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How schools keep students safe: Inside the day-to-day efforts of SRO's

School resource officers have a daily routine to make sure students are safe in Triad elementary, middle and high schools.

ROCKINGHAM COUNTY, N.C. — The return to school after remote learning brought back the fear of violence in the classroom.

The Triad saw those fears realized when a student died after a shooting at Mount Tabor High School in Winston-Salem.

In the two months after, more weapons were found on campuses and lock downs had many wondering what is being done to keep schools safe every day and during crisis.

Behind the daily learning inside schools like Bethany Elementary School in Rockingham County, there's a different routine for those charged with keeping students safe.

"It's a different way of thinking," said Deputy Joey Robertson.

Robertson is an Elementary School Resource Officer, one of two in Rockingham County Schools. He splits his time at three of six elementary schools, Bethany Elementary is one of them.

"I make sure the doors are locked, that's the easiest way than an intruder could get into the building is through the doors," Robertson said.

It's a role the county Sheriff's Office only had for middle and high schools ten years ago.

The change came after the Sandy Hook school shooting, when a gunman entered an elementary school in Newtown, Connecticut in 2012, killing 20 first graders.

"There are two things I keep in mind here. I've got to be accessible to the kids and the faculty and I've got to be seen," Robertson said.

He believes being a visible security presence among these younger kids also encourages them to trust law enforcement as they get older.

"You don't have to ask the kids what's going on, They will tell you," Robertson said. "They will come up to you and hug your neck or hug you around the waist and they are glad to see you."

Rockingham County is not the only place that changed school safety in the last 10 years. The state created the NC Center for Safer Schools after Sandy Hook.

"We work with [districts] on anything that they think they need as it relates to safety," Karen Fairley said.

Fairley directs the Center for Safer Schools inside the Department of Public Instruction. The center provides districts with $18 million of funding for school resource officers across the state. 

They also offer additional funding for safety equipment.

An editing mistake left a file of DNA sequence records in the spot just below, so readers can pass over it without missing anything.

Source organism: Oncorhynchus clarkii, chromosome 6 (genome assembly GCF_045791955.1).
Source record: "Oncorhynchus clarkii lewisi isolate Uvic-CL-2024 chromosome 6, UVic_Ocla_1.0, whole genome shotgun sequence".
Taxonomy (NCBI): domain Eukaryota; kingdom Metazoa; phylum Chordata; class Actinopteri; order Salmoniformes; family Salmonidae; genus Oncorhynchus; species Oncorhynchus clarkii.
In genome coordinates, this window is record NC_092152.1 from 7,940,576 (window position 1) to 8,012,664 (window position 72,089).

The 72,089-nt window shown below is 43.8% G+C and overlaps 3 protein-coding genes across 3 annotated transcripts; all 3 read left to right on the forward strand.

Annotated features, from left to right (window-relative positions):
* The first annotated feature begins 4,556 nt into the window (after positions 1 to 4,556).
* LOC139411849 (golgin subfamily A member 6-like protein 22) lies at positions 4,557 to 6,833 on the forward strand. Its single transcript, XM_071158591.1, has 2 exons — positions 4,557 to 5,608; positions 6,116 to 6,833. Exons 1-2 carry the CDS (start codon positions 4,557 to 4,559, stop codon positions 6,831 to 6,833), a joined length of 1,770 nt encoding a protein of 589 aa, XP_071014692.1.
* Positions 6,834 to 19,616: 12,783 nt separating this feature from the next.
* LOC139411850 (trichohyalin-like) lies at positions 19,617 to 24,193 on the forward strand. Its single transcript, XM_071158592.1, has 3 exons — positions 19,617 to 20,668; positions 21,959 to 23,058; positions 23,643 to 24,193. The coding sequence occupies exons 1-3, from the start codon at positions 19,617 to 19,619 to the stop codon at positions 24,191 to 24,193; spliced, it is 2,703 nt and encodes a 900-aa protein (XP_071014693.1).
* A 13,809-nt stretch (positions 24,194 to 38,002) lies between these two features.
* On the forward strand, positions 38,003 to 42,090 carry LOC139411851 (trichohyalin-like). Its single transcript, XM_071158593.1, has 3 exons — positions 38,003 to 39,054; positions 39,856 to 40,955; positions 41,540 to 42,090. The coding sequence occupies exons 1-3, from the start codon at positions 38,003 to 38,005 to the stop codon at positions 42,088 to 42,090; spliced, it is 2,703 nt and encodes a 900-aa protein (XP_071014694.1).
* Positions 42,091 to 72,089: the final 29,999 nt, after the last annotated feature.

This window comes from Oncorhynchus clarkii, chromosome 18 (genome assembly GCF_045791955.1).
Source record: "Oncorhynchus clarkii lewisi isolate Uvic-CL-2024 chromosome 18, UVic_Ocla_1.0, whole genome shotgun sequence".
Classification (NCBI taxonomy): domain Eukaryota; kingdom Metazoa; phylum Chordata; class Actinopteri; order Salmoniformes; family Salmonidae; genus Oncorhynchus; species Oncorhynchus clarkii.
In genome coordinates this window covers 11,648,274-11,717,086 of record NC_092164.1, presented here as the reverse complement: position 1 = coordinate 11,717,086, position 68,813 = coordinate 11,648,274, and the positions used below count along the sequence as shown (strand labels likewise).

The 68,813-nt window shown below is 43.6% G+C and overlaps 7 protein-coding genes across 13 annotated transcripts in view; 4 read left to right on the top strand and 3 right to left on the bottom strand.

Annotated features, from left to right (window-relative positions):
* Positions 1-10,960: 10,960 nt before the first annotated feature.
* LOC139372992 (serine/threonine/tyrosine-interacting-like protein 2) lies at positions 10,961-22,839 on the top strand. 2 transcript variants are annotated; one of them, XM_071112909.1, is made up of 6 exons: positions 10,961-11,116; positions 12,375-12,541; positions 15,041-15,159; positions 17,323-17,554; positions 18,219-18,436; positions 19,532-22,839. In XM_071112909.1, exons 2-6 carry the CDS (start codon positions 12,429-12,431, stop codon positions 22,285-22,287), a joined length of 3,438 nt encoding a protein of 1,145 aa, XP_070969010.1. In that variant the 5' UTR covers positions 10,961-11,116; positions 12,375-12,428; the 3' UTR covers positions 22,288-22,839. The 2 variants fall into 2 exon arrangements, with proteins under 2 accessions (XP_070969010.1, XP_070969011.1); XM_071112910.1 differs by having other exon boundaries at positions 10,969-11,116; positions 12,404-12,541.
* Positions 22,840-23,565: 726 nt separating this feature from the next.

"It could be things that lock the doors, it can be camera equipment," Fairley said

It also offers trainings to better prepare districts to deal with mental health and critical incidents, ranging from active shooters to severe weather.

A preview guide for one training aimed at school administrators and staff along with public safety personnel explains there are four phases of crisis planning.

  1. Mitigate or prevent emergencies
  2. Prepare to take action in case one occurs
  3. Respond to protect life and property as an emergency occurs
  4. Recover

The center helps districts put those safety plans in place. Fairley said schools face a new safety challenge to those plans as students return to the classroom after a year of learning from home due to the pandemic.

"Just getting back to the discipline of being in the classroom," Fairley said. "There has to be some apprehension as it relates to COVID in general, so I think sometimes [students] hear things on the news and it may be a little frightening."

The Mount Tabor High School shooting rocked the confidence of many parents after police said a student shot and killed a classmate. 

According to the nonprofit, Everytown for Gun Safety, there have been at least 139 incidents of gunfire on school grounds across the country in 2021. Ten of those happened in our state.

In Winston-Salem/Forsyth County Schools, law enforcement leaders hope K-9 Hondo and Deputy Todd Justice can find guns on campus before they are used.

Hondo can sniff out guns and is the only dog of his kind in the Triad. He cost the Forsyth County Sheriff's Office more than $40,000 to buy and train him. He and Deputy Justice split their time between 25 middle and high schools in the district.

"Our hope is that if you never know when we're gonna be on your campus, you're less likely to bring a firearm," Justice said.

The community is also a big part of the solution. Six guns have been found on the district's campuses this school year, mainly from faculty and students reporting tips.

Fairly said school resource officers like Deputies Robertson and Justice are a big piece of the prevention puzzle for school shootings.

"These precautionary measures are a help in the event something happens," Fairley said.

Safety experts said another big piece is for parents to be informed and know what their schools' safety plans are.

"Know that somebody is there trying to look after them and trying to protect them and trying to keep them safe," Robertson said.

Being safe at school also requires some work at home. School resource officers said strong relationships between parents and their children can help students feel more comfortable speaking up when they have concerns.